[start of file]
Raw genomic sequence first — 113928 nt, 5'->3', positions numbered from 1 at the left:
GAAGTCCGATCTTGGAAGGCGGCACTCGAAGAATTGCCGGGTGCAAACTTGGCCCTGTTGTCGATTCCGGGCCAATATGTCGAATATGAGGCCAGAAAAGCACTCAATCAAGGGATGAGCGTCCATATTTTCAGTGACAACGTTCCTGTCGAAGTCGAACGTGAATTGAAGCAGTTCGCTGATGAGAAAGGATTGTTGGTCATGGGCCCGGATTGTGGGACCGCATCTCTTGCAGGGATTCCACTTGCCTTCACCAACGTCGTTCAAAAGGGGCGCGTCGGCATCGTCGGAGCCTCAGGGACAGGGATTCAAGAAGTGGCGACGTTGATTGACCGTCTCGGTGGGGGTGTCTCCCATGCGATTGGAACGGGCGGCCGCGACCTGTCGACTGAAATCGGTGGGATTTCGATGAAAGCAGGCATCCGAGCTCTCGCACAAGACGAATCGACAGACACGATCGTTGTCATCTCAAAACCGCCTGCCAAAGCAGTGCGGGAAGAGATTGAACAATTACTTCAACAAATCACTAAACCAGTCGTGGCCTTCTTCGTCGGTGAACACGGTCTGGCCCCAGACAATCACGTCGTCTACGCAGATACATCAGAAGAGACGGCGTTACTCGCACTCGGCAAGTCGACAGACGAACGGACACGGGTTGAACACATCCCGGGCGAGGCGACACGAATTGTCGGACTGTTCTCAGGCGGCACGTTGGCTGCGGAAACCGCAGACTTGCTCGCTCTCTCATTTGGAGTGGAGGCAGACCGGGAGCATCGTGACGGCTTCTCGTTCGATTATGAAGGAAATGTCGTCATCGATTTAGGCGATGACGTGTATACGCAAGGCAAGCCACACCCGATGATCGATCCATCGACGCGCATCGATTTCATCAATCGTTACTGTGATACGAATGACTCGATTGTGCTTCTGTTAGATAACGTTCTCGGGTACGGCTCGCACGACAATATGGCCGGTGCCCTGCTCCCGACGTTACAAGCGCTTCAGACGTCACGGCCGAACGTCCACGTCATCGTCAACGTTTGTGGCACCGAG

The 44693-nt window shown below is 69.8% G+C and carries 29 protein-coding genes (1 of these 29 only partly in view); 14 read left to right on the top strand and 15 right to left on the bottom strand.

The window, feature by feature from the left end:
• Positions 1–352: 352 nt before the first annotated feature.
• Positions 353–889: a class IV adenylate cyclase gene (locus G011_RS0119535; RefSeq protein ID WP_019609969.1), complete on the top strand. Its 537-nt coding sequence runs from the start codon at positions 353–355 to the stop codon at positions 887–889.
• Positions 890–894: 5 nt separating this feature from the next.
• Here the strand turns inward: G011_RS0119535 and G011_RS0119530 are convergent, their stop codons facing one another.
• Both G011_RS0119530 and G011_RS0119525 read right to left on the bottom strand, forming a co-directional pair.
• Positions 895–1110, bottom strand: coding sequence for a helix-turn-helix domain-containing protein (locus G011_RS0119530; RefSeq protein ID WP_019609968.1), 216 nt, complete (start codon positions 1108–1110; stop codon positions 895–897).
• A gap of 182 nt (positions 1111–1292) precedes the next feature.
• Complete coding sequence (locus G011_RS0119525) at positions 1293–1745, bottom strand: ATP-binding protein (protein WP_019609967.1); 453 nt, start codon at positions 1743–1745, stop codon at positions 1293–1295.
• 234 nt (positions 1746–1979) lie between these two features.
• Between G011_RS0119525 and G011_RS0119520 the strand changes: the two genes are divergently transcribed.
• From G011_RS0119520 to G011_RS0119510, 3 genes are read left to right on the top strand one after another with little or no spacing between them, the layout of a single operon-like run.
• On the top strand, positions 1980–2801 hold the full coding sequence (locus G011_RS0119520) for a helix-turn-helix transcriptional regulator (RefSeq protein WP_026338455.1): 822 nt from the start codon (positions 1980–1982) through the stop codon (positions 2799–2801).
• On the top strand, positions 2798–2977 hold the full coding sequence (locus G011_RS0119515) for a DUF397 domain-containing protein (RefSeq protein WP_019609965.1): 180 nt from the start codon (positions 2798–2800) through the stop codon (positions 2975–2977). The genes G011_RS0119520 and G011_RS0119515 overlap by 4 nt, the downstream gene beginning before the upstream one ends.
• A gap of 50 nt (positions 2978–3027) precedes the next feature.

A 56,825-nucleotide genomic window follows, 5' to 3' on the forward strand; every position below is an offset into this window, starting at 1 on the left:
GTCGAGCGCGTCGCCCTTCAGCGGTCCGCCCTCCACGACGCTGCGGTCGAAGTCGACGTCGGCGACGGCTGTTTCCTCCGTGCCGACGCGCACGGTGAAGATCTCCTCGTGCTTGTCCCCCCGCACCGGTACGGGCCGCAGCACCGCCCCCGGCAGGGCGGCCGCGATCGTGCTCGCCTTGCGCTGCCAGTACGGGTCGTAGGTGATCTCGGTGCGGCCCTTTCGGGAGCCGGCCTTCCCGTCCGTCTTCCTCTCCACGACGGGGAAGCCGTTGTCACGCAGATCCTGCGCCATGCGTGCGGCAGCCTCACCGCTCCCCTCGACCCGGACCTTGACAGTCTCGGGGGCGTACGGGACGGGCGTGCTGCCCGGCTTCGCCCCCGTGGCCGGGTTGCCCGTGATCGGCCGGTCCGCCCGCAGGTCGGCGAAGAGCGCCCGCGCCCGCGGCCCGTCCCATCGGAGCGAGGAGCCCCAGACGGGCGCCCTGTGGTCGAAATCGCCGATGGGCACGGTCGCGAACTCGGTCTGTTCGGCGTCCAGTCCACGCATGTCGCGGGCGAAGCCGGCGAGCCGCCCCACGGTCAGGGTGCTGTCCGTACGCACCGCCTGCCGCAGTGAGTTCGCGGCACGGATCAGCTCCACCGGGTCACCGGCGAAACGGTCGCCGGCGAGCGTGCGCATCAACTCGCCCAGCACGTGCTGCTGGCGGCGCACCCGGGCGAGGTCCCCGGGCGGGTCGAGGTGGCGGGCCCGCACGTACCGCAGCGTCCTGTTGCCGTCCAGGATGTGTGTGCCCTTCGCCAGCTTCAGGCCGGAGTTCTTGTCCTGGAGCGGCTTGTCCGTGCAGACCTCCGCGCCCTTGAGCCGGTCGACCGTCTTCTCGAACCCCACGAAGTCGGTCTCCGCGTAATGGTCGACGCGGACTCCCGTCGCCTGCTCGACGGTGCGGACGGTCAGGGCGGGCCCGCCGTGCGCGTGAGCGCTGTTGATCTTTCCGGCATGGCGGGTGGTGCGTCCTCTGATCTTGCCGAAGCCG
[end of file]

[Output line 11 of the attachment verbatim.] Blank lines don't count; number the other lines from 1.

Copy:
• A gap of 182 nt (positions 1111–1292) precedes the next feature.